Originally posted on: https://commonmedicalquestions.com/heavy-metals-in-chocolate/
For a lot of us, chocolate is more than just a dessert. Chocolate is a mood booster, a reward at the end of a hard day, and even a special gift for many occasions. People also often choose dark chocolate over milk chocolate for its purported health benefits, including a rich antioxidant profile and the potential to improve heart health and other conditions. Dark chocolate is often seen as the healthier chocolate of choice, but there is actually a darker side to this “healthier” chocolate. According to studies, some dark chocolate bars contain cadmium and lead, two heavy metals related to a variety of health issues in children and adults. The chocolate business has been attempting to find ways to reduce those levels. Consumer Reports scientists recently measured the amount of heavy metals in 28 dark chocolate bars to see how much of a danger these popular treats pose. Cadmium and lead were found in all of them.
Heavy Metals in Dark Chocolate
Consumer Reports (CR) tested a wide variety of brands, ranging from smaller companies to more familiar brands like Ghirardelli and Dove. For 23 of the bars tested, CR found that consuming just one bar daily would put an adult over the level that public health officials have deemed safe for either lead or cadmium. For five of the bars, their lead and cadmium levels were both over the safe amount for human consumption.
Long-term exposure to even trace amounts of heavy metals can cause a range of health issues. According to Tunde Akinleye, the CR food safety expert who led this testing project, the danger is greatest for pregnant women and young children because the metals can cause developmental problems, impact brain development, and lead to lower IQ. Even so, there are still risks for people of any age. In adults, for example, chronic lead exposure can cause nervous system problems, hypertension, immune system suppression, kidney harm, and reproductive issues. According to market research company Mintel, while most people do not consume chocolate on a daily basis, 15% do. Even if you don’t eat a lot of cocoa, lead and cadmium can be a problem. It can also be found in a variety of other foods, including sweet potatoes, spinach, and carrots, and small amounts from numerous sources can add up to dangerous levels. That is why, whenever possible, restrict your exposure.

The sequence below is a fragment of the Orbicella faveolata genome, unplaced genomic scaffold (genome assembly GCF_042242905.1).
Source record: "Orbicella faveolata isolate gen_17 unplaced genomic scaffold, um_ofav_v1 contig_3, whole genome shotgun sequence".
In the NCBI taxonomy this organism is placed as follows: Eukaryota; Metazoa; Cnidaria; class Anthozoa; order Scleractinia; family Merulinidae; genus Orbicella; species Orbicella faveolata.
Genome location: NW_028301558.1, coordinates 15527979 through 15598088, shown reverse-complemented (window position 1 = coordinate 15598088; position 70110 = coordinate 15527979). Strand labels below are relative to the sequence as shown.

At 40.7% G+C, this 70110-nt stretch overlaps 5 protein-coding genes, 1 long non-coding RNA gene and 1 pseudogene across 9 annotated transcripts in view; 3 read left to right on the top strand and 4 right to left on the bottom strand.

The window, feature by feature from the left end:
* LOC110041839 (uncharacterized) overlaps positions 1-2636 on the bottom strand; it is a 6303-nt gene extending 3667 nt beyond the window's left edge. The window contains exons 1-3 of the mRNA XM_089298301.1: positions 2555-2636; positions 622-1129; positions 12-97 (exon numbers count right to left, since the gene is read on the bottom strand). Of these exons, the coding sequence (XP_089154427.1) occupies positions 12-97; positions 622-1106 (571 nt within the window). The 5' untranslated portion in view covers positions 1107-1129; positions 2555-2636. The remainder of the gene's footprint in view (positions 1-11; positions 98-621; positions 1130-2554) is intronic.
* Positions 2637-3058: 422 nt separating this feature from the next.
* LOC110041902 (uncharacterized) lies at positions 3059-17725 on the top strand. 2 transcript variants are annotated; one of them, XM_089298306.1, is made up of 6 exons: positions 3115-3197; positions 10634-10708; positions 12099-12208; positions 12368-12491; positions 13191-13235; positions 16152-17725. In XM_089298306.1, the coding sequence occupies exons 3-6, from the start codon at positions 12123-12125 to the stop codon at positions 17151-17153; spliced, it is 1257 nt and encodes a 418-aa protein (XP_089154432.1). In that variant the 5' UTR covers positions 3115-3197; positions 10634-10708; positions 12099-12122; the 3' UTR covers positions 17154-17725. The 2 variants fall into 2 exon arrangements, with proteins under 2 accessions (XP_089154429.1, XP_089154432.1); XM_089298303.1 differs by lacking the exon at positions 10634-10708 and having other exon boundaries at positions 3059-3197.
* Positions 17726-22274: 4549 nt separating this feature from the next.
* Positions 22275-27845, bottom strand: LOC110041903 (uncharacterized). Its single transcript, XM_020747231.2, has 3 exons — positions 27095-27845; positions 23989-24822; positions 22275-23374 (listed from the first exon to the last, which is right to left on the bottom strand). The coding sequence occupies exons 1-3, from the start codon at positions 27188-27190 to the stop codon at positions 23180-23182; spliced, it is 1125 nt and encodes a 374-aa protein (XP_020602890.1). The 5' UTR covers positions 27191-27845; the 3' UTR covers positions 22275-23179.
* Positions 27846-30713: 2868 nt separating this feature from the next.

Although this sounds scary, this doesn’t mean you have to give up chocolate completely. Although most of the chocolate bars tested had concerning levels of heavy metals in them, five of the bars on the list were low in both lead and cadmium. This proves that it is more than possible for companies to create chocolate products with lower levels of heavy metals and for chocolate connoisseurs to find safer products they can still enjoy.
The Dark Side of Cacao
The cacao bean is used to make chocolate, which contains two primary components: cocoa solids and cocoa butter. These are referred to collectively as chocolate or cocoa.
The cocoa solids are primarily responsible for dark chocolate’s reputation as a reasonably healthy treat. These are high in flavanols, which are antioxidants that have been related to better blood vessel function, reduced inflammation, and lower cholesterol. Dark chocolate has less sugar and more fiber than milk chocolate, as well as calcium and potassium. Unfortunately, heavy metals, particularly cadmium, can be found in cocoa solids. As a result, weighing the risks and advantages of dark chocolate can be difficult.
Some of the same concerns may apply to products made with cocoa powder, which is essentially pure cocoa solids, such as hot cocoa and brownie and cake mixes, even though the amounts of cacao and potentially heavy metals differ. Dark chocolate contains more heavy metals than milk chocolate due to its greater cacao content. There is no formal cutoff, but dark chocolates should contain at least 65 percent cacao by weight, according to Michael J. DiBartolomeis, PhD, a toxicologist and former California Department of Public Health official who has studied heavy metals in chocolate.